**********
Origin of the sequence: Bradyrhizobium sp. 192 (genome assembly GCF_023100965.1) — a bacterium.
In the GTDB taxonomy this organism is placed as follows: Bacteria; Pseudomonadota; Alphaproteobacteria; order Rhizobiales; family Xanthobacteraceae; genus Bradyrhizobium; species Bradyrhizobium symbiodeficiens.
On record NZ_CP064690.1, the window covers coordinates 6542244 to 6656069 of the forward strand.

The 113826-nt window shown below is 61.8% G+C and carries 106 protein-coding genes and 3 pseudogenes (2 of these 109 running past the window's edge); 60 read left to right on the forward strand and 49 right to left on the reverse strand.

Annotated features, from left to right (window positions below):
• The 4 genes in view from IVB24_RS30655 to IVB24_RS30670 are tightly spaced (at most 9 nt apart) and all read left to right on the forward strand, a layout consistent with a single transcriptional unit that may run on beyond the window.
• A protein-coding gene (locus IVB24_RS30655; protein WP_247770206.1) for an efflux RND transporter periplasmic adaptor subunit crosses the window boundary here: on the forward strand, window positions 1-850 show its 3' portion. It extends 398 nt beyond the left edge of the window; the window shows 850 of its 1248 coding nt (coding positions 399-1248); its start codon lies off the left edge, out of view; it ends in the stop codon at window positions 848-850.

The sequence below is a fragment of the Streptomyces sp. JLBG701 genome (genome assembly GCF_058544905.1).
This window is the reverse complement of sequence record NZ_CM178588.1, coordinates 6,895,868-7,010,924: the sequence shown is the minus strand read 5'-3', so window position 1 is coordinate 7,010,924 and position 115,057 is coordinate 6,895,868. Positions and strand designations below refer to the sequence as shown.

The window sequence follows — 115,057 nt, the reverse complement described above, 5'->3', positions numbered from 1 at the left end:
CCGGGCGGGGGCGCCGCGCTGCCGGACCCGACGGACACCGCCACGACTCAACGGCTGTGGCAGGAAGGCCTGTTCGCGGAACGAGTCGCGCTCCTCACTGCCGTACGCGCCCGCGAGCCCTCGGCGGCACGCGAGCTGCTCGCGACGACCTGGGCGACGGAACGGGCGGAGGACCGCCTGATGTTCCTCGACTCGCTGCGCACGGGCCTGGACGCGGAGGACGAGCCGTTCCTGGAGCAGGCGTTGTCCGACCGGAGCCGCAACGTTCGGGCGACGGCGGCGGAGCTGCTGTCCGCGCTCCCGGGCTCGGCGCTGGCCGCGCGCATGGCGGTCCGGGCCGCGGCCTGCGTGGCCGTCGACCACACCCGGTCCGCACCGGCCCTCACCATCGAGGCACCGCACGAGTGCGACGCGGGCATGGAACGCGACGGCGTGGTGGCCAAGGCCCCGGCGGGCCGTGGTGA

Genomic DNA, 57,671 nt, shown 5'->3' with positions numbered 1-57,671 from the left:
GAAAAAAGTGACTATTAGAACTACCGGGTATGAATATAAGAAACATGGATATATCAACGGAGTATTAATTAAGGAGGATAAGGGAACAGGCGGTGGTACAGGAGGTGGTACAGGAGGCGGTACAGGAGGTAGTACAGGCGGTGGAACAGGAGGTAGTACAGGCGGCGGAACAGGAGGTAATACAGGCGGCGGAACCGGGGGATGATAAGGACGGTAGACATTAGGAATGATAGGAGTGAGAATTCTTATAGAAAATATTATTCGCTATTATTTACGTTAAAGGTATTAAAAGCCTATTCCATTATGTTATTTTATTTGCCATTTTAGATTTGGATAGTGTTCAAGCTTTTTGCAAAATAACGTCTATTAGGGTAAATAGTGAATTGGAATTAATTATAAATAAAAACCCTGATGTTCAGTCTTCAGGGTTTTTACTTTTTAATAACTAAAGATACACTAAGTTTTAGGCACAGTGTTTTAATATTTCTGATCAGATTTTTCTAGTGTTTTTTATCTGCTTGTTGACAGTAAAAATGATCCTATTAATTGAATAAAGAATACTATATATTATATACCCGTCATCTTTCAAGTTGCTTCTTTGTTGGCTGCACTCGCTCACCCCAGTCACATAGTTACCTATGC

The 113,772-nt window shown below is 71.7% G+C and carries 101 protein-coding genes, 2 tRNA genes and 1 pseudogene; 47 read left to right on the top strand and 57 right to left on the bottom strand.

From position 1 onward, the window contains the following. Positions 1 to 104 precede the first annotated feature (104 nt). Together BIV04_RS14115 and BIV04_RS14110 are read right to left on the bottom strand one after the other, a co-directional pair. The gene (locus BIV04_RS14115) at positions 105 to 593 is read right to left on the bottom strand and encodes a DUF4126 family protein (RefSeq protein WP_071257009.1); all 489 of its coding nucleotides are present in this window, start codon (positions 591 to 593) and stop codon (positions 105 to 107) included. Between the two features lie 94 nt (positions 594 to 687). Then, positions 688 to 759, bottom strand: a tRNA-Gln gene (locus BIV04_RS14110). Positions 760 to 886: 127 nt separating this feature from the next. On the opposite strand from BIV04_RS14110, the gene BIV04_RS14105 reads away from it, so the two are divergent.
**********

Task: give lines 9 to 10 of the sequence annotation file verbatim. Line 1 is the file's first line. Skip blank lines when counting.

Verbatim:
This window is the reverse complement of sequence record NZ_CM178588.1, coordinates 6,895,868-7,010,924: the sequence shown is the minus strand read 5'-3', so window position 1 is coordinate 7,010,924 and position 115,057 is coordinate 6,895,868. Positions and strand designations below refer to the sequence as shown.

The window sequence follows — 115,057 nt, the reverse complement described above, 5'->3', positions numbered from 1 at the left end: